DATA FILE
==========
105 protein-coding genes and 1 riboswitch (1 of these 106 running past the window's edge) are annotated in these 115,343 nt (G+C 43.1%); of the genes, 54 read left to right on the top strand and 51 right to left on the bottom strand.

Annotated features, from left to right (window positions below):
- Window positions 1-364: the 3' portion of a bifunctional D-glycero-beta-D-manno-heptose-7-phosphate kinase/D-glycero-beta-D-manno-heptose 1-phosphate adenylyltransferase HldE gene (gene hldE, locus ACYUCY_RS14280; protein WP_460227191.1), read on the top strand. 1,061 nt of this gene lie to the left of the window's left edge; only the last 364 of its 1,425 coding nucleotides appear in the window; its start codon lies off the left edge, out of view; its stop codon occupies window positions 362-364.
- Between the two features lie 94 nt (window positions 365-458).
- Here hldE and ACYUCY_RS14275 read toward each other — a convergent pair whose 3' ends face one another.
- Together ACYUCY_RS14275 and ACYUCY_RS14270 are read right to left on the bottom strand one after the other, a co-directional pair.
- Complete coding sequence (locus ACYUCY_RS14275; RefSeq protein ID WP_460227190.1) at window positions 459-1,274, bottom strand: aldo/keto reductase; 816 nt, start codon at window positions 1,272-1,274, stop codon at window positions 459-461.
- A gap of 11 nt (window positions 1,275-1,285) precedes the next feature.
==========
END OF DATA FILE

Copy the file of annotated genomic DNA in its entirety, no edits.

105 protein-coding genes and 1 riboswitch (1 of these 106 running past the window's edge) are annotated in these 115,343 nt (G+C 43.1%); of the genes, 54 read left to right on the top strand and 51 right to left on the bottom strand.

Annotated features, from left to right (window positions below):
- Window positions 1-364: the 3' portion of a bifunctional D-glycero-beta-D-manno-heptose-7-phosphate kinase/D-glycero-beta-D-manno-heptose 1-phosphate adenylyltransferase HldE gene (gene hldE, locus ACYUCY_RS14280; protein WP_460227191.1), read on the top strand. 1,061 nt of this gene lie to the left of the window's left edge; only the last 364 of its 1,425 coding nucleotides appear in the window; its start codon lies off the left edge, out of view; its stop codon occupies window positions 362-364.
- Between the two features lie 94 nt (window positions 365-458).
- Here hldE and ACYUCY_RS14275 read toward each other — a convergent pair whose 3' ends face one another.
- Together ACYUCY_RS14275 and ACYUCY_RS14270 are read right to left on the bottom strand one after the other, a co-directional pair.
- Complete coding sequence (locus ACYUCY_RS14275; RefSeq protein ID WP_460227190.1) at window positions 459-1,274, bottom strand: aldo/keto reductase; 816 nt, start codon at window positions 1,272-1,274, stop codon at window positions 459-461.
- A gap of 11 nt (window positions 1,275-1,285) precedes the next feature.